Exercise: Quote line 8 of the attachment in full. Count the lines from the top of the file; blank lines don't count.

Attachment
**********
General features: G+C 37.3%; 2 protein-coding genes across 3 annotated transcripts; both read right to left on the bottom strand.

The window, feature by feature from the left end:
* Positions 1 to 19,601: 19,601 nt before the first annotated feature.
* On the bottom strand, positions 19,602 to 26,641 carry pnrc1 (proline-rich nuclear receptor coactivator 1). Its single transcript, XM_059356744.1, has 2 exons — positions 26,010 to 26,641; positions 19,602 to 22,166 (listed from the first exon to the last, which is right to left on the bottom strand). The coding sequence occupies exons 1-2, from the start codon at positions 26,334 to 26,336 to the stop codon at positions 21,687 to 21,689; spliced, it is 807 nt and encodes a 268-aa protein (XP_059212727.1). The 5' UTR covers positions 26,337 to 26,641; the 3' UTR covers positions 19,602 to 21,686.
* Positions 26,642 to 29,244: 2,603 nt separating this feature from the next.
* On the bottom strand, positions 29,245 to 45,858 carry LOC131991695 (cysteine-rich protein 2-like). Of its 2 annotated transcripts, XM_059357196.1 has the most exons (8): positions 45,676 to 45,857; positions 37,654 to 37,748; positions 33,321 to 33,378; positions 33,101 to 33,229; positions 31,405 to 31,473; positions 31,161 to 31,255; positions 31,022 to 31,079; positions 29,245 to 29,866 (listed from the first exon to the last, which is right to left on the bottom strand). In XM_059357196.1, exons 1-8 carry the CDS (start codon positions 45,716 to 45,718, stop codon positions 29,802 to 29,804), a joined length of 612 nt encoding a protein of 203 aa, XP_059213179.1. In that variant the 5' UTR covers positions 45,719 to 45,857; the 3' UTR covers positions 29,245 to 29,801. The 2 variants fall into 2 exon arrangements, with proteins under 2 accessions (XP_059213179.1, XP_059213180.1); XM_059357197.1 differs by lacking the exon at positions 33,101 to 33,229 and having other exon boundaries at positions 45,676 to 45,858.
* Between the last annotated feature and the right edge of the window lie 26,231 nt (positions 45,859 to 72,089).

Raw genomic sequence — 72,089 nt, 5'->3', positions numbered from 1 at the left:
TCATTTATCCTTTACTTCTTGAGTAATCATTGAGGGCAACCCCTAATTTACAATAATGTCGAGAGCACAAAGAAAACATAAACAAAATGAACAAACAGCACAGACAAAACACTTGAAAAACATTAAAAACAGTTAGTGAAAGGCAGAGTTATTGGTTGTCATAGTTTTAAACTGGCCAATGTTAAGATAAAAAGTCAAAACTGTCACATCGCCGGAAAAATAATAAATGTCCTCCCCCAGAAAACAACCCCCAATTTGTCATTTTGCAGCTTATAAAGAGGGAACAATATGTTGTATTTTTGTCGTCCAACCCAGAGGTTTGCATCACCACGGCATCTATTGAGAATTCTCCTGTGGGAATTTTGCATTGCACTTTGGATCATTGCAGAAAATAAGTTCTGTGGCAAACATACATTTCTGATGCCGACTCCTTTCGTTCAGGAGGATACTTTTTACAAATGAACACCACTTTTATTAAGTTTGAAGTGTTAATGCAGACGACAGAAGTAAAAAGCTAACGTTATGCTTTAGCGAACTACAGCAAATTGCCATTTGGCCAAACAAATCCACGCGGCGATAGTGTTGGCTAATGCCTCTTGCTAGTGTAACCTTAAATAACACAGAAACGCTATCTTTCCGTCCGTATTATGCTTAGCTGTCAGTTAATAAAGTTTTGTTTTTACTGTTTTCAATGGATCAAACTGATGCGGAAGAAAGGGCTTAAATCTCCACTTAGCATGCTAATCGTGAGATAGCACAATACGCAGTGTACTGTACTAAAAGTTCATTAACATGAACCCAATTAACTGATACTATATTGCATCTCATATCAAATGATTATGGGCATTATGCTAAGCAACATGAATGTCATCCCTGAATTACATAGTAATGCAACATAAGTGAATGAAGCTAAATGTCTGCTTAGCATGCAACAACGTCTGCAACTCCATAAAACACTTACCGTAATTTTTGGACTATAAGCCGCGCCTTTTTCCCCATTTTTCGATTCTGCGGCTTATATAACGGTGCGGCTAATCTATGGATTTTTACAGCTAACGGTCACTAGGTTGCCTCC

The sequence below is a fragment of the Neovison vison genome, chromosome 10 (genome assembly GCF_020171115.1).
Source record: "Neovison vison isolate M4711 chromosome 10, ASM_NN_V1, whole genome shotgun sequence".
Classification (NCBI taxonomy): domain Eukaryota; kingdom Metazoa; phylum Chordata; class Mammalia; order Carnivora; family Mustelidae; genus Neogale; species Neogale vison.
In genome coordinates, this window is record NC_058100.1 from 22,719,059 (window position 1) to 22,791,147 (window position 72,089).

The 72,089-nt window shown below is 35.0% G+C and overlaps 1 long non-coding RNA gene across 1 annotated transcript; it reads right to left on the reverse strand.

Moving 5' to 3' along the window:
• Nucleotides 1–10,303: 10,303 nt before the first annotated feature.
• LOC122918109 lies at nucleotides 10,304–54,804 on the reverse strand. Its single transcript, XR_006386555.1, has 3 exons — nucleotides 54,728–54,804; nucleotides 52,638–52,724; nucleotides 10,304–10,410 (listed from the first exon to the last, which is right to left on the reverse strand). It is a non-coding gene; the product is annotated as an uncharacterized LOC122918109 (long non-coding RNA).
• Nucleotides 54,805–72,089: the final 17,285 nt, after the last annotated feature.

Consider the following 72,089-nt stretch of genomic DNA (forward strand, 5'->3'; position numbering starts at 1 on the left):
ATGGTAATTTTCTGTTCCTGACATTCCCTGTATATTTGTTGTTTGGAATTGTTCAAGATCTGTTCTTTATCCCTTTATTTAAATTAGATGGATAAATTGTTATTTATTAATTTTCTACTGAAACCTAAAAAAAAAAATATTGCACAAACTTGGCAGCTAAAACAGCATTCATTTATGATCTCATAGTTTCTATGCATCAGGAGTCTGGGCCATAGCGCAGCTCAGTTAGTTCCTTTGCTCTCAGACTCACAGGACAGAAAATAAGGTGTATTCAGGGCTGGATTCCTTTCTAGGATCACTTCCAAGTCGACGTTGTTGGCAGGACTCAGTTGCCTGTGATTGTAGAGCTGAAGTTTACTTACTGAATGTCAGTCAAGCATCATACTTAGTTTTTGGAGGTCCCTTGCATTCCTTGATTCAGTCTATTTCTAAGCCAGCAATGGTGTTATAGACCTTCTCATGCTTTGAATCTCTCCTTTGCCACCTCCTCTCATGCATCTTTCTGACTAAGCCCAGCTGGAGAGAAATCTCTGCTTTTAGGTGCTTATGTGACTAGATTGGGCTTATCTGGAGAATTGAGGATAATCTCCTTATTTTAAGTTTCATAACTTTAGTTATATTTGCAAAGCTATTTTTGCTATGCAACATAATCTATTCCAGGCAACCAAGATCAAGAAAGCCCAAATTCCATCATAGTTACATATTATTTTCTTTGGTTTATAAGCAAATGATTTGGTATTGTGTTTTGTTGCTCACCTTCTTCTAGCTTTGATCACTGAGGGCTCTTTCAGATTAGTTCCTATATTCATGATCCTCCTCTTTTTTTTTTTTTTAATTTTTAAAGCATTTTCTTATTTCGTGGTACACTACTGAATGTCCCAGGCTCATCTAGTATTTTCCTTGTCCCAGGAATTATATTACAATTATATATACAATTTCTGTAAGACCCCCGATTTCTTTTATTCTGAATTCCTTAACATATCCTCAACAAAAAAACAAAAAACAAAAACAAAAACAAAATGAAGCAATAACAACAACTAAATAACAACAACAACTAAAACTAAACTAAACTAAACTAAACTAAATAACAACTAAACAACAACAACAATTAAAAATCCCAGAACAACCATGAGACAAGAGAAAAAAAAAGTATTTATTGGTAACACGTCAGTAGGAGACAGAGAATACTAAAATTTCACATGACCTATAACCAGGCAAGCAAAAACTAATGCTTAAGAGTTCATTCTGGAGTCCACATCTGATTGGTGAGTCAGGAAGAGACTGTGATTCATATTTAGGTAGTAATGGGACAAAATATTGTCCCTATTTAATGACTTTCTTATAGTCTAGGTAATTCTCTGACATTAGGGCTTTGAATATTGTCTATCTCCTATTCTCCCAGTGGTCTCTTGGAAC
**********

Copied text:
Raw genomic sequence — 72,089 nt, 5'->3', positions numbered from 1 at the left: